As featured in The Wall Street Journal, Money Magazine, and more!

February 2007

A few months ago, television watchers like myself were bombarded by commercials featuring a young man attempting to “live” out of his car for a few days. However, this guy has been doing it since July 2005. Andy Bussell lives out of his pickup truck, sleeping in the back. He wakes up, showers at the university gym, attends classes, then goes to work at the Apple Store. To keep himself from going insane, he is a yoga-practicing, guitar-playing rock climber. Always pushing him towards insanity are the voluntary living conditions:

What he misses most are a kitchen and a bathroom. To deal with the former, he buys food such as yogurt and fruit in small quantities; for as regards the latter, he takes advantage of public facilities. On occasion, he has resorted to employing an empty Gatorade bottle.


Andy decided to lean towards the simpler life when his credit card debt kept piling up. Now that he has been able to save some money, his debt is almost all paid off.

This adventure takes place in California; living in the Northeast, you would need to leave the heat on in order to survive in your car. The frequent gasoline fill-ups would negate any savings you’d manage to keep.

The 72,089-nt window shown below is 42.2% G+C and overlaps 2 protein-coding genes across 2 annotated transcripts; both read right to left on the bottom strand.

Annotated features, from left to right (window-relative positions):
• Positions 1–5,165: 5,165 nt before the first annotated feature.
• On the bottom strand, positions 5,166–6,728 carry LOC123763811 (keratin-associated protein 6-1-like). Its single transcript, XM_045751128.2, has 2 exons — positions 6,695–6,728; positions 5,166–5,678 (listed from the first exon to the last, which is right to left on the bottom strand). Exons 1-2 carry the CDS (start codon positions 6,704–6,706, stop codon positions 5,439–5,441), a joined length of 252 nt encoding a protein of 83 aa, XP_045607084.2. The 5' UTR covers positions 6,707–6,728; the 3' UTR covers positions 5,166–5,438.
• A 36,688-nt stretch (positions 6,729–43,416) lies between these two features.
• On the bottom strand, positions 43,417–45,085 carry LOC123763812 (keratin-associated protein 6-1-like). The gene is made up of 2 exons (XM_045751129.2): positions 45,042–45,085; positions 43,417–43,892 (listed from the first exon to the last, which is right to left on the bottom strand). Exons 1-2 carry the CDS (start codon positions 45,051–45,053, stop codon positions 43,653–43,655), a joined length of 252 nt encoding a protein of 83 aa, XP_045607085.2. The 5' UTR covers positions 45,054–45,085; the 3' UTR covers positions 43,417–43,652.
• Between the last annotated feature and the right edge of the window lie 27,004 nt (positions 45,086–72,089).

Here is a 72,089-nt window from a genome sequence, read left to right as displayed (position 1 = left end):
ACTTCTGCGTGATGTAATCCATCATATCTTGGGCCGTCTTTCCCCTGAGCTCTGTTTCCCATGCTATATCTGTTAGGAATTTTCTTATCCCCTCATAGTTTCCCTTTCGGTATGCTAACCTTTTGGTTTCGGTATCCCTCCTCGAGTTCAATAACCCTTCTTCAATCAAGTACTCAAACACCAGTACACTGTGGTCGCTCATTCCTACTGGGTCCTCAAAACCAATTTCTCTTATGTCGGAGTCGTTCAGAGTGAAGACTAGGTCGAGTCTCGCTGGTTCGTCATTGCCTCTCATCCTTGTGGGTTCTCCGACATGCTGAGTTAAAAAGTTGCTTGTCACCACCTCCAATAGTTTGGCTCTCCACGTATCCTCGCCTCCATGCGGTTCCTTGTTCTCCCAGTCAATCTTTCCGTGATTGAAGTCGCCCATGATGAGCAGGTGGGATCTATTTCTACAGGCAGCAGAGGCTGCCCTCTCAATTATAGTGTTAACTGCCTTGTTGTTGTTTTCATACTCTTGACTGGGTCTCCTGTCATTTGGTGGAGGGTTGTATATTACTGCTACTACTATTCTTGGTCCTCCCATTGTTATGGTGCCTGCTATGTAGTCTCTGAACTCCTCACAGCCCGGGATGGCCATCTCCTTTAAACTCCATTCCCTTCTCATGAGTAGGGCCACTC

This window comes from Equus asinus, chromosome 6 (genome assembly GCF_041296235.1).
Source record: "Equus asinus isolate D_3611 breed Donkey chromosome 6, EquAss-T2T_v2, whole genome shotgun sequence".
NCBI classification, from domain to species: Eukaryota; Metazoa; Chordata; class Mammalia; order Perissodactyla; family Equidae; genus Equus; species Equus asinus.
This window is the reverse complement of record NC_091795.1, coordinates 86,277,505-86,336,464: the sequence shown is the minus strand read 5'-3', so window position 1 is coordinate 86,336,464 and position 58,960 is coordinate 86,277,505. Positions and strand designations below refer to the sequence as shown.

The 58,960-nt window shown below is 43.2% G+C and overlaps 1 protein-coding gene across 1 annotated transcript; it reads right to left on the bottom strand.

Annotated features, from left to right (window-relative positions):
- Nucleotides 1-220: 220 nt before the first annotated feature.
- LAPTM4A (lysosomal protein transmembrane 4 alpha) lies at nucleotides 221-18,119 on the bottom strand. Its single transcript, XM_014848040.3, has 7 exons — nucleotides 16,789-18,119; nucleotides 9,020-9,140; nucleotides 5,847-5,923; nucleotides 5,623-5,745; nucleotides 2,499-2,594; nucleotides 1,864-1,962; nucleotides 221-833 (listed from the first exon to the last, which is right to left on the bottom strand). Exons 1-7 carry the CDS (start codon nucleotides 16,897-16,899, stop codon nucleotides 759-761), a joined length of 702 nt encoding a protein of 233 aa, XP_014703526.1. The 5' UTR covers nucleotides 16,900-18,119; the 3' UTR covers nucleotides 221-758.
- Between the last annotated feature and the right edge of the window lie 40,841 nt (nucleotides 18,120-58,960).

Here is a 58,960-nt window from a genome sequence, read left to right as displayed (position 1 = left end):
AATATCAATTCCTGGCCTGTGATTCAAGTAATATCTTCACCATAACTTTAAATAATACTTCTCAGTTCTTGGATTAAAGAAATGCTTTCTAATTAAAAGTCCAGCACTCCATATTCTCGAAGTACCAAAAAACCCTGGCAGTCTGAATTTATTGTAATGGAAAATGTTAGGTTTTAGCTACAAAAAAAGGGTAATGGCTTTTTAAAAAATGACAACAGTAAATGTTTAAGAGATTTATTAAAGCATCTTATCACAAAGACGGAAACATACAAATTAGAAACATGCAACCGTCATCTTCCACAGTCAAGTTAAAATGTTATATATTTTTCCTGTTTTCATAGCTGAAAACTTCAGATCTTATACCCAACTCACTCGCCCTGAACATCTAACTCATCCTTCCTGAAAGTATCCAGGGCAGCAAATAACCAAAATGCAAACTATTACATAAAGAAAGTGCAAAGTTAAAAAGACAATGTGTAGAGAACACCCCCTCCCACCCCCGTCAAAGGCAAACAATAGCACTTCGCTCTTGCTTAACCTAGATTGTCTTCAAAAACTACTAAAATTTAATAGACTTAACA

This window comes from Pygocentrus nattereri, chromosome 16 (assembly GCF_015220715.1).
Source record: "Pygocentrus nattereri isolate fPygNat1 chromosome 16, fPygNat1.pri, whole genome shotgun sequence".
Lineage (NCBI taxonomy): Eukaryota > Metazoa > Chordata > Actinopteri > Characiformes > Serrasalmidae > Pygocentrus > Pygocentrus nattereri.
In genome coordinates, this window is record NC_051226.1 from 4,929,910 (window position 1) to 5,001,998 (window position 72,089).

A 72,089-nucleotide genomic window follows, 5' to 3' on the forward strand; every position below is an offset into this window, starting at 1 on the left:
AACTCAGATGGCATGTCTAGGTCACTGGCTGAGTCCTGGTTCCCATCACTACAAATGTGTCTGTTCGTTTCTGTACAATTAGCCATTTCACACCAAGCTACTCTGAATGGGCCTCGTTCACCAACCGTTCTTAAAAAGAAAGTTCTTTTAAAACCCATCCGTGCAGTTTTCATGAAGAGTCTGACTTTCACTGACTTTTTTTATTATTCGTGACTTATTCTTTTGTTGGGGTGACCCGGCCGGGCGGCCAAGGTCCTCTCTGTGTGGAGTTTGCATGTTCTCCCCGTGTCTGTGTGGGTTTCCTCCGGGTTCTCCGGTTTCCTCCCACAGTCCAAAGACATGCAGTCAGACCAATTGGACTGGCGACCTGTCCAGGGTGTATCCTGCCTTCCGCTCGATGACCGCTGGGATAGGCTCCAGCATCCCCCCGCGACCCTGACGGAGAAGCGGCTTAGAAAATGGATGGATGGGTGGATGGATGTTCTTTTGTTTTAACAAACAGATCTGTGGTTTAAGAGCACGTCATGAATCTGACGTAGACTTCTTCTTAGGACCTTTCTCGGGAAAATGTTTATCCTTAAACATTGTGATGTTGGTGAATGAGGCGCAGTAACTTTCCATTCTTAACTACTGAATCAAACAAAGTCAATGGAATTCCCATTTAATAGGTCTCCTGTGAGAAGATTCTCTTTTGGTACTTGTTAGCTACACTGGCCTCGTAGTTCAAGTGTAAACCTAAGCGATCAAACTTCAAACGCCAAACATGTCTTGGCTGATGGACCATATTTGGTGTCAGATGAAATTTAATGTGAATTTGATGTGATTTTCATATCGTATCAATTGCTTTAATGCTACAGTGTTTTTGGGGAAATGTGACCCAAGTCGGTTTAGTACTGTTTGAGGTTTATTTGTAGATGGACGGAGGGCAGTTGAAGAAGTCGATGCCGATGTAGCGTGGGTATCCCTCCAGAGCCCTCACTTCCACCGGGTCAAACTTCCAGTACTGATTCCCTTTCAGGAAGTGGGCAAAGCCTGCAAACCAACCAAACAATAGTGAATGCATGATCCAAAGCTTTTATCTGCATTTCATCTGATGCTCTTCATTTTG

Read the hundreds of comments below for more interesting experiences had by those living out of their vehicles. If this describes you, please feel free to share your experiences below, as well.

Source: Seattle Times


Here is Kiplinger’s predictable 12-step program for becoming a millionaire, which inevitable contains “… and wait” somewhere. This guide is geared towards corporate workers who live and die by the paycheck.

1. Keep your eyes peeled for better ways to do your job. While Milton Wadams was slowly finding himself out of a job, thinking of something creative will help you stand out and make executives want to keep you around.

2. Don’t be afraid to negotiate. Here are 8 tips for negotiating a salary. I’m not quite up to expert negotiator status, and I’ve had this book on my wish list for a while.

ducks-row.jpg3. Get your ducks in a row and your numbers on paper. There’s another vote for checking your market range on, but I still believe their surveys are inaccurate.